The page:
The current warning for a stalled building is a great example – sure, it’s easy to spot if you know what you’re looking for or you’re focussing on just the town, but for a new player who might be trying to split their attention between a dozen different events (and, let’s be honest here, new players almost always queue up too much at once – I still did it when I first played Stonehearth, and I had the experience of half a dozen other city-building games telling me not to!), those exclamation marks can easily fade into the background or go unnoticed.

Think of it this way: the first time around, the player may well end up out of their depth, and not know how to prioritise something which the rest of us think is really obvious. So, they may benefit from the game outright telling them “hey, it looks like you missed _____, but it’s really important that you deal with it ASAP!” One assumes that after a couple of those friendly reminders, the rookie will learn to pay more attention to what’s happening in their game, and soon they’ll stop getting those pop-ups at all.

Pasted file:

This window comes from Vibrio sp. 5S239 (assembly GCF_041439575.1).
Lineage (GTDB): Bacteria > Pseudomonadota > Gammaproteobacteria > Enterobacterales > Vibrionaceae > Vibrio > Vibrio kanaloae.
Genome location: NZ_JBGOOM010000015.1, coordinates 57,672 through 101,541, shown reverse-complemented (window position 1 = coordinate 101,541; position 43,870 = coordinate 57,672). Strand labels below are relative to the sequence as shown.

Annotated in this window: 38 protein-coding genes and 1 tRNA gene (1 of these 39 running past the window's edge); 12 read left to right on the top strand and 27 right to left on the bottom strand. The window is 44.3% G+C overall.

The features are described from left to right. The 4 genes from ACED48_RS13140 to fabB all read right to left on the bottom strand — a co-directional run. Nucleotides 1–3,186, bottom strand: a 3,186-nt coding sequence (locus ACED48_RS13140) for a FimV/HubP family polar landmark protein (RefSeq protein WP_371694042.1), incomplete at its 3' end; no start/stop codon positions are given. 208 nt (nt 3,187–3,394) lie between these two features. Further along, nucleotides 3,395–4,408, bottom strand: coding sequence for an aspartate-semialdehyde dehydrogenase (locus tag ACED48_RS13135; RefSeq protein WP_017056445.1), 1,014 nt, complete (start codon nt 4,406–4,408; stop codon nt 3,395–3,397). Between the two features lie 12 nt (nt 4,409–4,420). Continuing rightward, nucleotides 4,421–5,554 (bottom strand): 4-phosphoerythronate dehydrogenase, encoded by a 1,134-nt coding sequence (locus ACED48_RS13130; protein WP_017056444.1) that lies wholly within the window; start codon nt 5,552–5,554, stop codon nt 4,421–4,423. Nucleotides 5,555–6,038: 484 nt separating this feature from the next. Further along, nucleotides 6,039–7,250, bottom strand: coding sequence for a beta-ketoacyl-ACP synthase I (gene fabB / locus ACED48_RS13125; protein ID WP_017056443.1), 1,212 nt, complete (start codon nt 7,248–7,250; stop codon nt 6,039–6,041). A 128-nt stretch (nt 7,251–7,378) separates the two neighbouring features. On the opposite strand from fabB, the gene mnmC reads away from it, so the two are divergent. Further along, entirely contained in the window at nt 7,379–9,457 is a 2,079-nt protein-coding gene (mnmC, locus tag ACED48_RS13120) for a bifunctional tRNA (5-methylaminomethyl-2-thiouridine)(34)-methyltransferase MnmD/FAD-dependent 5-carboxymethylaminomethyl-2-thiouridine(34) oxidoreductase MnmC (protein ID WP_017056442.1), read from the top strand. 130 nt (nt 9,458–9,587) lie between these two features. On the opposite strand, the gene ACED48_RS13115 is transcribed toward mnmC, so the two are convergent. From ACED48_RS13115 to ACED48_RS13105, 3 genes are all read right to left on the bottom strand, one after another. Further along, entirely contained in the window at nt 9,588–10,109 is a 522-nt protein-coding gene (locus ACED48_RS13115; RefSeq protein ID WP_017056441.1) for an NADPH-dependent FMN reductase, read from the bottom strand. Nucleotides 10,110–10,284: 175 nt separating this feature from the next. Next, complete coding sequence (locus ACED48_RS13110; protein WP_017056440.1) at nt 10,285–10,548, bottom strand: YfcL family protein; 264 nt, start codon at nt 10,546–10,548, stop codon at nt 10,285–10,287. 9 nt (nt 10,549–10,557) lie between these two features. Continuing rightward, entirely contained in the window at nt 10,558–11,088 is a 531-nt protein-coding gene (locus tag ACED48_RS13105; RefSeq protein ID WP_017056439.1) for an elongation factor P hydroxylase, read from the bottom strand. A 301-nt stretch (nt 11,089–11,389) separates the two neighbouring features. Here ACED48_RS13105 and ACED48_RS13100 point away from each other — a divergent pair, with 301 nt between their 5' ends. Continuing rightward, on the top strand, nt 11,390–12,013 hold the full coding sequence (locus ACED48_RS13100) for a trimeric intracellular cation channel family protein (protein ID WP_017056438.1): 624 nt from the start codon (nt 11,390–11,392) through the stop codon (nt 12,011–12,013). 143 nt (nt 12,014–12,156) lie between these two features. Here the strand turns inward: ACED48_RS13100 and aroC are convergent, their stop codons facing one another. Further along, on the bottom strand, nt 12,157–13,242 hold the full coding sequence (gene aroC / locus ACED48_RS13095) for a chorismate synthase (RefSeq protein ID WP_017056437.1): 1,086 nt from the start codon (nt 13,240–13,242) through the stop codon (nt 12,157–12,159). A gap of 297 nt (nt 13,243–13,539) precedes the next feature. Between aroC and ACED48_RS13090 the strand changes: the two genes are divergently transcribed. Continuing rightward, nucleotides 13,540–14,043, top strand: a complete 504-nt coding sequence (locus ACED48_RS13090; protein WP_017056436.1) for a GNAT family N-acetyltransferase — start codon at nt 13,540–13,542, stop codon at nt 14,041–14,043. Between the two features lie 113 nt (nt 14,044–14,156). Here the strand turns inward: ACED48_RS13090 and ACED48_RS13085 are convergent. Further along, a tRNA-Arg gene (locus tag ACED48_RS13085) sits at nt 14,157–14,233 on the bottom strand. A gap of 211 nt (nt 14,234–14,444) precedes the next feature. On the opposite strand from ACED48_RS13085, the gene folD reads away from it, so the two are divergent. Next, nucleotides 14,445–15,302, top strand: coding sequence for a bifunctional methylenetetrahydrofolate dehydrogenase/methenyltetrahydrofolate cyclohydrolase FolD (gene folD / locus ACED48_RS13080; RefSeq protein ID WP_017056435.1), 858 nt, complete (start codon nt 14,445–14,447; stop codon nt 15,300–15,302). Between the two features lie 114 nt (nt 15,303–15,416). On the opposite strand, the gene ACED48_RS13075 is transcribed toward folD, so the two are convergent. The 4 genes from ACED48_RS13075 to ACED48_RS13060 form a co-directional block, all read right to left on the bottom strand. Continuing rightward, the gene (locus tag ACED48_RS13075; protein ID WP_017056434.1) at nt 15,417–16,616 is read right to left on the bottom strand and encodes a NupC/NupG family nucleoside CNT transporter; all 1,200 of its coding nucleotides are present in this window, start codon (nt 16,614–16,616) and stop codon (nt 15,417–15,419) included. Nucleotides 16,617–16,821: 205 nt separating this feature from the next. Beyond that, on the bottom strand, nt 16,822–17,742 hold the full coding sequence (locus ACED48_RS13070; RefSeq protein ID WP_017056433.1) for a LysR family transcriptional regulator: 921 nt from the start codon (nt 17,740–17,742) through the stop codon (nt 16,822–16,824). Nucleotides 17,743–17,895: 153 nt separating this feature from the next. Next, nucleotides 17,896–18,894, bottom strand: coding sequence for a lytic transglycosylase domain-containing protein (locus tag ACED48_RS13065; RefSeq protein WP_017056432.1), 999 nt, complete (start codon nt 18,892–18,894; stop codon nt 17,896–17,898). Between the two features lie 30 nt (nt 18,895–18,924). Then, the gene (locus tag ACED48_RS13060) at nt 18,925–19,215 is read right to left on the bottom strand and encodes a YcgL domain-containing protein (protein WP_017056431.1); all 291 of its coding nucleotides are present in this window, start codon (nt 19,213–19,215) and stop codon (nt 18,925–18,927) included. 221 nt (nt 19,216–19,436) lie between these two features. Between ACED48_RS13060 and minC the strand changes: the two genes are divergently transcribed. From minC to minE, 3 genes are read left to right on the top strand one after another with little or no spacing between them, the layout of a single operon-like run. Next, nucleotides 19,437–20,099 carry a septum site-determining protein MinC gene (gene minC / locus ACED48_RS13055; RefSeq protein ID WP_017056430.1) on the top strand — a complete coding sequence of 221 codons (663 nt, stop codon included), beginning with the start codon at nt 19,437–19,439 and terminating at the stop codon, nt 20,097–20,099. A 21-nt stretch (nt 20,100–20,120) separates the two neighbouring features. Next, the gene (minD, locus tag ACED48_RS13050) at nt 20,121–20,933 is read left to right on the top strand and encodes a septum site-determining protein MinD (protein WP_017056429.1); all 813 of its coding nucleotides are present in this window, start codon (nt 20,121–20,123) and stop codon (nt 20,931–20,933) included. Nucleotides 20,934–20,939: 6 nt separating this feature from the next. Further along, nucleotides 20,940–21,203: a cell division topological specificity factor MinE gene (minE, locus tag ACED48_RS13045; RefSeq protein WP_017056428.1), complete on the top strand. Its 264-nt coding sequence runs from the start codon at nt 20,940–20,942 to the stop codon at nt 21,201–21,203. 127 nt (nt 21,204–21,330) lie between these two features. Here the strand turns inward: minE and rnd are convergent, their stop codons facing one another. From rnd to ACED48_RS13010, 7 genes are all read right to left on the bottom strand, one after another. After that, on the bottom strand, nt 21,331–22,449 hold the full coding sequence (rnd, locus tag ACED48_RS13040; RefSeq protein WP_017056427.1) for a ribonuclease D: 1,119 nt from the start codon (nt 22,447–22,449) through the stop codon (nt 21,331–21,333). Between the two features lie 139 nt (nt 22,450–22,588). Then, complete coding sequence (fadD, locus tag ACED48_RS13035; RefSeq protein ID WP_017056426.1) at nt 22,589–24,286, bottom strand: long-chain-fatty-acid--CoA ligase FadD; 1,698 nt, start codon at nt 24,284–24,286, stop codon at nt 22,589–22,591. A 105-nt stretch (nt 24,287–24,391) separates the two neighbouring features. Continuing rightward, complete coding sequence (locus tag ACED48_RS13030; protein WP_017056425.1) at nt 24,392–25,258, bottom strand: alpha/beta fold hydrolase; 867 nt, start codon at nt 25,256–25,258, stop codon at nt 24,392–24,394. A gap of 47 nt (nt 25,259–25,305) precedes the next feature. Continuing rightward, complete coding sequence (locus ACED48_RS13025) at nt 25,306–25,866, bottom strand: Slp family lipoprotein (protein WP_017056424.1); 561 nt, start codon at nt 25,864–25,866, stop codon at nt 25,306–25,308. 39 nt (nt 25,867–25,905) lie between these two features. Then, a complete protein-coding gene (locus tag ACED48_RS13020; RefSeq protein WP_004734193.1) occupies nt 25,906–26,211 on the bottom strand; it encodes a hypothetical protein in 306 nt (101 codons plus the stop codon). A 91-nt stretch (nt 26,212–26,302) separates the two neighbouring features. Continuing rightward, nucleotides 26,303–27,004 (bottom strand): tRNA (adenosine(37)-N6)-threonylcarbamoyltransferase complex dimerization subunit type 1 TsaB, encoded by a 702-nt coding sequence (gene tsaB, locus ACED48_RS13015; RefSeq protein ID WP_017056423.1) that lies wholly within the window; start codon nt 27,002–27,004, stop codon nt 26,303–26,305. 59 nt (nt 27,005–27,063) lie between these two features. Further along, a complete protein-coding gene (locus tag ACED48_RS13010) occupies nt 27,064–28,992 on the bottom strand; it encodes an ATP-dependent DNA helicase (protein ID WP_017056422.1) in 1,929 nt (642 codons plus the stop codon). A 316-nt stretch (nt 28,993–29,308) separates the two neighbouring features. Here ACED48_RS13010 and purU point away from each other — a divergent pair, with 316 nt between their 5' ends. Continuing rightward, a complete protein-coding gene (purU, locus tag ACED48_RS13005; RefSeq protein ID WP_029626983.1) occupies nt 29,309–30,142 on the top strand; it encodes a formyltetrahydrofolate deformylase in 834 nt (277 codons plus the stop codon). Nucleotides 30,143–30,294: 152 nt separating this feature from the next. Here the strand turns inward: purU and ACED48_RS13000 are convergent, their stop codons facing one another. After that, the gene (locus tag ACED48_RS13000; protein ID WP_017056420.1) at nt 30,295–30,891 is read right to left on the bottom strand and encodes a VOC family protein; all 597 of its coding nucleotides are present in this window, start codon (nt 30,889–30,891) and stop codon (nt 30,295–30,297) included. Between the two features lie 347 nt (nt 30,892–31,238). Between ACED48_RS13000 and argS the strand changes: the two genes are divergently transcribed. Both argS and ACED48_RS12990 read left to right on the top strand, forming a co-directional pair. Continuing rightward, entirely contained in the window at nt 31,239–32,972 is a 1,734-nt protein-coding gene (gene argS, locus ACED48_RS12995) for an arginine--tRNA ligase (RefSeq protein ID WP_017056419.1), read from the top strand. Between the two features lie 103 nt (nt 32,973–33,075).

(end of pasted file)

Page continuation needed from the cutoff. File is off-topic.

For the rest of us, it’s a good “disaster alarm” just in case we do miss something for 15 minutes, or do try to play AFK. I know a lot of players will occasionally play with the game on a second screen or minimised, so the pop-up serves as both a visual and audio cue to check in on things.

The most important part here, IMO, is actually the whole concept of the hearthlings directly contacting/communicating with the player. It’s not just a way to prompt new players into action, it’s also opening the door to all kinds of fun stuff which veteran players will enjoy – such as hearthling-given quests, more dynamic stories, or event-driven hearthling actions/reactions (as an extreme example, if a hearthling’s quest isn’t fulfilled they might leave the town.) The tech which would run that is largely in place, but building a “soft guidance tutorial” to react to game events would be another piece of the puzzle, and have an immediate positive impact on the game even if it’s really part of a bigger and cooler change.